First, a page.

Improved Laue lenses enable x-ray microscopy with 10 nm resolution
New materials and precise layer deposition at DESY produce record-small focal spot.
|Two perpendicularly oriented lenses focus an x-ray beam into a small spot. The object under investigation (not shown here) can then be placed into the optical path and its image recorded by the detector. (Credit: DESY, Andrew Morgan/Saša Bajt)|
Scientists at the Deutsches Elektronen-Synchrotron (DESY; Hamburg, Germany) have developed novel lenses that enable x-ray microscopy with record resolution in the nanometer regime.1 The lens uses a new material combination consisting of alternating layers of tungsten carbide and silicon carbide, with the layers decreasing in thickness as a function of position, allowing for focusing in one dimension. Two of these structures are then placed close together an crossed to form a lens that focuses x-rays in 2D, achieving a focus spot that has a diameter of less than ten nanometers (8.4 x 6.8 nm, to be precise). The researchers used this lens to image samples of diatoms, a form of marine plankton.
The research team was led by DESY scientist Saša Bajt from the Center for Free-Electron Laser Science (CFEL).
The DESY lenses are a form of specialized x-ray optics called multilayer Laue lenses (MLLs). The alternating layers of two different materials with nanometer thickness are prepared via sputter deposition. In contrast to conventional optics, MLLs do not refract light but work by diffracting the incident x-rays in a way that concentrates the beam on a small spot. To achieve this, the layer thickness of the materials has to be precisely controlled. The layers must gradually change in thickness and orientation throughout the lens. The focus size is proportional to the smallest layer thickness in the MLL structure. The new lenses consist of more than 10,000 alternating layers of tungsten carbide and silicon carbide.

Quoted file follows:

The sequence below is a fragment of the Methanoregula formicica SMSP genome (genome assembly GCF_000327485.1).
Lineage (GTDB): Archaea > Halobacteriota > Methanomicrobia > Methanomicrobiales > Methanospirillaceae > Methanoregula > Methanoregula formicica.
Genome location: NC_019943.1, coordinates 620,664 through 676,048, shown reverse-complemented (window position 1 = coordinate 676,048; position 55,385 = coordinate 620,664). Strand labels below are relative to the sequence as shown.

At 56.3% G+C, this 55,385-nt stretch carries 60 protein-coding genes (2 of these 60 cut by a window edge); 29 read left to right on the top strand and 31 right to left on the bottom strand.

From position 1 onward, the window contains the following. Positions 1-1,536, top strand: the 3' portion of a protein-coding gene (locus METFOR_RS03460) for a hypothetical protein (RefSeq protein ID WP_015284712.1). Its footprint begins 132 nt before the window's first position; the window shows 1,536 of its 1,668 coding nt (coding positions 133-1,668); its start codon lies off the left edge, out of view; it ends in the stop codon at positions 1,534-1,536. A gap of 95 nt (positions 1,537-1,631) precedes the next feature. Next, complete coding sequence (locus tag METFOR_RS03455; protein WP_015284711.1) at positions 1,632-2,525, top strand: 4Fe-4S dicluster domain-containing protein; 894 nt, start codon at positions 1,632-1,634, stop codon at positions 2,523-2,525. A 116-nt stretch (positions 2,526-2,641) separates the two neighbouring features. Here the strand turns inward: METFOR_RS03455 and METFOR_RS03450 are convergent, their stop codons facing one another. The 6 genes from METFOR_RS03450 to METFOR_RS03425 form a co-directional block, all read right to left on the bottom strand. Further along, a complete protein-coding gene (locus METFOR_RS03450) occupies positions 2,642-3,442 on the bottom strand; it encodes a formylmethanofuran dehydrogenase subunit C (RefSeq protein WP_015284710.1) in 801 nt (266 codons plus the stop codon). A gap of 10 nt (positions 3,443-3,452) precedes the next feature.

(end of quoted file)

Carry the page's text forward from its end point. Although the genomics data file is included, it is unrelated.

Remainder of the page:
At beamline P11 of DESY's x-ray source PETRA III, the scientists produced high-resolution holograms of Acantharea, single-celled Radiolaria belonging to marine plankton and the only organisms known to form skeletons from the mineral strontium sulfate (SrSO4) or celestite.
Bajt's team has also used the lenses to image the biomineralized shells of marine planktonic diatoms. These single-celled organisms have intricate shells, which are highly complex and stable but also lightweight constructions. They consist of nanostructured silica, which has previously been observed in 2D analyses using electron microscopes. Most likely because of this structuring, the strength of the silica is exceptionally high – ten times higher than that of construction steel – although it is produced under low temperature and pressure conditions.
The new lenses can be used in a wide range of applications including nanoresolution imaging and spectroscopy. “Since we now know how to optimize the lens design, our work paves the way to ultimately reach the goal of one nanometer resolution in x-ray microscopy,” says Bajt.
1. Saša Bajt et al., Light: Science and Applications (2017); doi: 10.1038/lsa.2017.162